A note: I had to call ING Direct to ask about their CD accounts and got a person after 2 rings. I was so surprised it took me a few moments to respond to the CSR.

  64. dwarf74 says:

    Our billing department got a phone tree not too long ago. On the positive side, the very first question is…

    “Press 1 for a representative. Press 2 to go through our automated system.”

  65. elforesto says:

    I *heart* USAA for letting me talk to a person in under 30 seconds. Cox Communications was almost as good; most hold times when I lived in Las Vegas were under 5 minutes.

    The company I work for has a large call center for tech support and we make it a goal to keep the average hold under 5 minutes. For the last month or so, we’ve had it down to under 2 minutes to get to a tech. We’ve long realized that a good call center means more support contract renewals, more product sales and a better revenue stream. Too bad a lot of other companies haven’t figured out that support, techincal or otherwise, is much more than a cost center.

  66. darkryd says:

    When I run across an Automated Voice System, I just start saying, “Agent” over and over until the system gets the point and sends me to a real human being.

  67. Apple phone reps are perhaps the best in the business. I guess that’s where the extra money you paid for that Macbook Pro goes to, and I’m glad. I noticed some companies are starting to understand the concept of good customer service. Last time I called Chase and Time Warner Cable I had to fight less through phone trees.

  68. If any company reads the article, the moral is, the money you spend in marketing is better off in customer service. You’ll get more customers through good word of mouth than annoying advertising.

  69. Invalid_User_Name says:

    “Citibank when you activate any of their cards requires you to call them so “Phil” in India can sell you “Identity Theft Protection.”

    Yes…..and do you know why they want you to “activate” your card on your home phone number? So their CallerID system can activate it and forever associate that phone number with your name. These credit card companies use products from companies like Axciom to trace your every electronic move.

    Read this and never call ANY 800 phone number from your home number again:


  70. ClevelandCub says:

    In my current job we support the telephone systems and back end computer integration for a large number of call centers for a big company (not outsourced, btw). Part of our responsibilties include helpdesk type support for our (US based) outsourced IVRs. Any specific customer complaints are researched (couldn’t authenticate account information, etc), because we want to make them as user friendly as they can be. Plus at around 1 million calls a day we want as many customers as possible to successfully complete their calls inside the IVR.

    Having said that, if you really want to talk to a live person for just about every application that is out there if you say “Representative” or press zero at any point it will take you out of the IVR and send you to an agent. The only time this is not true is if the area you would be transferred to is closed, or you are using one of the one or two applications that do not have agents to service them. But those applications are targeted to very specific groups, and they know ahead of time that they would have to call another number for a representative.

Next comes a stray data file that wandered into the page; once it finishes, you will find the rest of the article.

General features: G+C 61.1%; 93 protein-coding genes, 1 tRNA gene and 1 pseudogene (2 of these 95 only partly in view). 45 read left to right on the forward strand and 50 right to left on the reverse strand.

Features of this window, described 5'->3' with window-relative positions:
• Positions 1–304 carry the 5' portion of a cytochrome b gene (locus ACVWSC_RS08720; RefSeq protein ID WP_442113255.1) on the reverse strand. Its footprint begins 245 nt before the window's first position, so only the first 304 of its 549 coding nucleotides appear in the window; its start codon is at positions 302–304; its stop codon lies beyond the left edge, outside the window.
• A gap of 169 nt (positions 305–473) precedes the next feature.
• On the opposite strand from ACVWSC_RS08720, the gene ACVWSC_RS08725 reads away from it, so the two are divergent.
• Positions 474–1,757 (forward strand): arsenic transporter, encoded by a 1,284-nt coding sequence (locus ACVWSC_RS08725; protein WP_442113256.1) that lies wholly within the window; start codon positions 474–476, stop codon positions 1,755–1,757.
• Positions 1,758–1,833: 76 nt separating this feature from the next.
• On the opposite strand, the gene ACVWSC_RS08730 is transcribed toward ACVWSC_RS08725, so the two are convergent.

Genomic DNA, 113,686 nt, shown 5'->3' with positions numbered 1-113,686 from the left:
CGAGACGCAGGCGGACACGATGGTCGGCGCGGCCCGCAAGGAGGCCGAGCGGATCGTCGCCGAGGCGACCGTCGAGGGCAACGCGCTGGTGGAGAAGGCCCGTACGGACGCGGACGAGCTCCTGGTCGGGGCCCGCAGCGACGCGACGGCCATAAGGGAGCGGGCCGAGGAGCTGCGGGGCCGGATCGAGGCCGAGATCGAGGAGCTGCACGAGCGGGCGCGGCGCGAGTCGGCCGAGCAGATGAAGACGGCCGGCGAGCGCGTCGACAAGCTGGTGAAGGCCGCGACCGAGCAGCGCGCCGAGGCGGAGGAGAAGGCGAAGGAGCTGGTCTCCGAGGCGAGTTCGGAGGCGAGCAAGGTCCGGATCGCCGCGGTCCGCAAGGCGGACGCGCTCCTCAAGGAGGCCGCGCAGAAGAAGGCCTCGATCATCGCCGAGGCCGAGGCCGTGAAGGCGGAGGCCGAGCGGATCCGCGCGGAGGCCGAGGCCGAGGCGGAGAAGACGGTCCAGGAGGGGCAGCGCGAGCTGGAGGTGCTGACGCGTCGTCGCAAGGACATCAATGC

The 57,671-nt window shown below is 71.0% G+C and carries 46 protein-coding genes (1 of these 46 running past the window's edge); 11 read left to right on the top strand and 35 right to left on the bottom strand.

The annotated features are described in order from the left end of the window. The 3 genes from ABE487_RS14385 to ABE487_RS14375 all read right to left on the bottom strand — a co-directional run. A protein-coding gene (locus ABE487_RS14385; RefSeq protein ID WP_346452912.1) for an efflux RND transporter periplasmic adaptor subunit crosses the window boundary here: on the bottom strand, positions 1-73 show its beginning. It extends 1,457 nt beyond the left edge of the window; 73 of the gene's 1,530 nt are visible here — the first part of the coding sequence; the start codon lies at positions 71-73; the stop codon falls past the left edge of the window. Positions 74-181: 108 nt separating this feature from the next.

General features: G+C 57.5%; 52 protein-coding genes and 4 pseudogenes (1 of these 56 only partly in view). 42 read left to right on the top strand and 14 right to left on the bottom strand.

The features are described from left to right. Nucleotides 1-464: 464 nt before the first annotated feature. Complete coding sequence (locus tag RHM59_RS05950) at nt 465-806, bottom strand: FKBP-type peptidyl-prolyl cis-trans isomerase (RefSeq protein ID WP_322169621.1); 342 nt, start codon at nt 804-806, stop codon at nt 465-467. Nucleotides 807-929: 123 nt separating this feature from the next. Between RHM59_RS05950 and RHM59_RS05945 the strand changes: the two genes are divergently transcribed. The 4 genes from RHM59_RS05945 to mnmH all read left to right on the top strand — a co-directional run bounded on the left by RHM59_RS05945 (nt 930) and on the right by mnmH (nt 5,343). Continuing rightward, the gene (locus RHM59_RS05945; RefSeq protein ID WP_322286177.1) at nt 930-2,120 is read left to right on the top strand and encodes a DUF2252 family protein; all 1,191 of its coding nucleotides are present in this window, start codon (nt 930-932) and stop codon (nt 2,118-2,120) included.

As far as having to repeat your account number to the agent after you’ve entered it into the IVR – that’s really poor customer service. My company ensures that on most of our applications (for about 98% of our callers that opt out to an agent) you don’t have to repeat this information. This is the advantage of CTI (Computer Telephony Integration). It allows us to pass the infomration that has already been collected by the IVR and send it to the agent. In our case the agent will ask a security question or two and continue to assist. All of this is assuming you authenticated in the IVR of course. ;-).

  71. ClevelandCub says:


    I wouldn’t need the products from Acxiom to do that. You could use an existing customer database and pull the ANI (caller ID) from the inbound call and update the database. Of course you have to assume that they are really calling from home or your screw up your database. If your authorizing/activating a card you could compare the ANI to the number you have on file and refuse to activate the card I suppose, but that just reeks of bad customer service to me.

    Most banks and credit card companies want your home phone number as a part of doing business, so – for banks anyway this falls under the revised requirements set forth in the anti-terrorism legislation that came in wake of 9/11. I believe it was a part of the Patriot Act, but I won’t swear to it.

    I’m not sure what I’m supposed to be scared of, they have it already. But I will admit that I’m a little jaded when it comes to telephony technology, so maybe I’m missing your point?

  72. Mr. Gunn says:

    I think companies just don’t know how to cost it out, so they just try to minimize spending on it. If someone came around and gave the sort of fuzzy math/motivational speech about inbound customer service that they used to convince companies to install data centers and build out websites, things would probably improve, but I guess the sales angle just isn’t there.